Teaching vs. Learning

wrigley building chicagoI am attending the meetings of the Higher Learning Commission (HLC) in Chicago. This is the regional accrediting body for Nebraska, so getting up to speed on their processes. I attended a very engaging session about teaching to the NeXt Generation of students. The presenter was provocative and insightful, although somewhat out-of-date (NeXt Generation?), but he had many things to say about new trends in teaching that match the challenges of colleges seeking to educate the Millennial Generation. At Nebraska Christian College, we are focusing on the Millennial Generation, and seeking ways to prepare them to be church leaders, so this was of interest and value to me. Here are a couple of insights:

1. Many of the students coming to college out of high school now are “pampered, protected, and privileged.” The presenter noted that the phenomenon of the “helicopter parent” has become the “bulldozer” or “snowplow parent.” In other words, the parents don’t let go when their sons and daughters go to college. They are still fighting their fights and making their decisions.

2. Students in high school are studying less and less. (I know you can think of exceptions to this.) National statistics show that high school students up until the early 1990s studied 6+ hours a week outside of class. That number today is almost zero. The point is that colleges are now intaking students who were academically successful in high school, but have never studied  outside the classroom.

3. The shift must come from what this presenter called “teaching” to “learning.” We must have strategies that push the students to be responsible for their own learning and allow them to do this. This is the strategy in the “flipped classroom” where the content is taken in by the student before class, and the classroom engages the student to apply and use that content. This is far from the lecture method, which is still the predominate method on college campus, despite having its death announced a quarter of a century ago.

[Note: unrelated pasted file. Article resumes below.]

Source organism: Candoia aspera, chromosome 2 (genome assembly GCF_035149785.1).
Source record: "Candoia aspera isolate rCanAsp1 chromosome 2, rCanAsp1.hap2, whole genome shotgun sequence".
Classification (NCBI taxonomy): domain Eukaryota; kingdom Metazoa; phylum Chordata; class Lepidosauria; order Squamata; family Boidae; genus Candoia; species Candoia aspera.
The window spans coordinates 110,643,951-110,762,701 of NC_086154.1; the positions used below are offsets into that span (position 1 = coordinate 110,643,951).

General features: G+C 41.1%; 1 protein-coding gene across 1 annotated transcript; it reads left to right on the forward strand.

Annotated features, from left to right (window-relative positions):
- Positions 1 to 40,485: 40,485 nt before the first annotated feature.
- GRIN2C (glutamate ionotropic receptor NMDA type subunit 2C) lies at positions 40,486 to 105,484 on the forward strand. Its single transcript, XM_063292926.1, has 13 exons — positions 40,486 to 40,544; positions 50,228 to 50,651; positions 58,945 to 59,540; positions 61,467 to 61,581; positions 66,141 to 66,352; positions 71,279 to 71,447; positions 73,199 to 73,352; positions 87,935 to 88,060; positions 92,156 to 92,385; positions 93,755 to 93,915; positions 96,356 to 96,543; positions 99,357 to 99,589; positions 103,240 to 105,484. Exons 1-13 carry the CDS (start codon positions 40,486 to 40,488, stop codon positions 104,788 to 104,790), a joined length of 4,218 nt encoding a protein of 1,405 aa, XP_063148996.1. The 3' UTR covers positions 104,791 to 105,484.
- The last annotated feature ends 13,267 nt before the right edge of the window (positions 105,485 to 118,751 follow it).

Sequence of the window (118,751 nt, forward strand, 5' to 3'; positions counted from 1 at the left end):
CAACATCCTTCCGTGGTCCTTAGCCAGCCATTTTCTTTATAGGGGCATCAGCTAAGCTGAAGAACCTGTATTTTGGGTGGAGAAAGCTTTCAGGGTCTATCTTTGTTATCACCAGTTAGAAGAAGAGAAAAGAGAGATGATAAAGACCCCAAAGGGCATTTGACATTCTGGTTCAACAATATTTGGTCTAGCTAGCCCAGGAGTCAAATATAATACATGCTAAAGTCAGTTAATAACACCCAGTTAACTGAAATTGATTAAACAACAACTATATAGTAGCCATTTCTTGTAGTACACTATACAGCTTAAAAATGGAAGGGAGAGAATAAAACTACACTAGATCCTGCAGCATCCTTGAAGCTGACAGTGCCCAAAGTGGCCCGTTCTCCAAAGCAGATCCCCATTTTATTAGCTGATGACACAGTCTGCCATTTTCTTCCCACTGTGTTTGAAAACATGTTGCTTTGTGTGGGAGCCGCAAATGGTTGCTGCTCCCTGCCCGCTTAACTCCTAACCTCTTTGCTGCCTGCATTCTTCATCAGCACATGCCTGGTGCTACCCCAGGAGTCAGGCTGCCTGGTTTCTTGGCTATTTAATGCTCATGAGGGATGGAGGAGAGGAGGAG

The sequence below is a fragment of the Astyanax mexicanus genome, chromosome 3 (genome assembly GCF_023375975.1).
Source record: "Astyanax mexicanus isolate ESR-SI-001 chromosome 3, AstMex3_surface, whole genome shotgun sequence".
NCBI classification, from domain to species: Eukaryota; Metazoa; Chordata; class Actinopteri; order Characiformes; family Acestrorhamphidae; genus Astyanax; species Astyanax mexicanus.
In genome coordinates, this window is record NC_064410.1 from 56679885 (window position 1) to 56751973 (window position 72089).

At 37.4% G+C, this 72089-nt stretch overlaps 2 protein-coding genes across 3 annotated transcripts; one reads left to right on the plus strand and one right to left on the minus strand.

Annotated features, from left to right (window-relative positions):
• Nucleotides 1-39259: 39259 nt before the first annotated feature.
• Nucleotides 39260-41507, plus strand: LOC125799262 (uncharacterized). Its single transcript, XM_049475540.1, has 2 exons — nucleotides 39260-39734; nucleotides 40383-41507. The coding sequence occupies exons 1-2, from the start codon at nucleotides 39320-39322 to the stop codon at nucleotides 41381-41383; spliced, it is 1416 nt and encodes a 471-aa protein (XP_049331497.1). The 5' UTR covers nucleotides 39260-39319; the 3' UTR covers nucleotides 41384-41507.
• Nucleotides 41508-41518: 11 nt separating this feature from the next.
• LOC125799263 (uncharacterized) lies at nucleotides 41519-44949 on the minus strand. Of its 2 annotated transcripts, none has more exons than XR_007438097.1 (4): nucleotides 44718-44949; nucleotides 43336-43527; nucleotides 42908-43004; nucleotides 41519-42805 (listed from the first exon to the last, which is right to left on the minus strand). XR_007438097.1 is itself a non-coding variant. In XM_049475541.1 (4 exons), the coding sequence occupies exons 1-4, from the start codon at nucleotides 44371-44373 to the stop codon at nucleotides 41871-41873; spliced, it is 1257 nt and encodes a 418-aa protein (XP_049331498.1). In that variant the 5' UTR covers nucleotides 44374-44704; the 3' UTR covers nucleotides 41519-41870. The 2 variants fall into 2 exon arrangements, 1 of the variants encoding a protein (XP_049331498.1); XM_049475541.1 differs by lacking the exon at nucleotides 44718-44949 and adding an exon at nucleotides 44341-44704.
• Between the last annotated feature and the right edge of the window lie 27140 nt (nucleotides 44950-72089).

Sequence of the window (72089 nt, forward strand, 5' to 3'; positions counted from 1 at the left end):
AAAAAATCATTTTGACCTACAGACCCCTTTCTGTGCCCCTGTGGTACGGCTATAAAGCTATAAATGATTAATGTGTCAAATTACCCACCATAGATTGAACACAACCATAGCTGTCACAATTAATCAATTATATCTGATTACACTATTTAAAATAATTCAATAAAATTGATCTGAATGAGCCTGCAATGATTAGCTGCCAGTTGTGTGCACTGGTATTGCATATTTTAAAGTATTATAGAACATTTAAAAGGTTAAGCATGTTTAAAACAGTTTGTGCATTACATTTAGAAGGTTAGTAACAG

Food for thought as we continue to improve the effectiveness of our educational models.

Mark Krause
Nebraska Christian College


4 thoughts on “Teaching vs. Learning

  1. Very helpful thoughts, Mark. This is definitely the case with parents today. Many times parents will actually help their students register for college classes (!). That seems crazy to me.

  2. Mark,

    I think the idea of the ‘flipped campus’ is a good one BUT doesn’t this assume that the students are studying/ researching, preparing, etc. outside the classroom. I think the main issue one might run into is getting them to the point where one can talk through points of application, etc. during class time. I would love to come into class assuming the content is present and then launch with an assumption of knowledge known – the danger of course is the work needing to be done is never done. I think the question I am asking myself at this point is: what would happen if we completely abandon a lecture model and assumed a knowledge coming in – would there be an intrinsic and positive peer pressure motivation to be ready OR would the conversation be less than shallow? AND maybe this is not even a fair dichotomy – if not, what would the other options be? Hope this does not go to spam ; )

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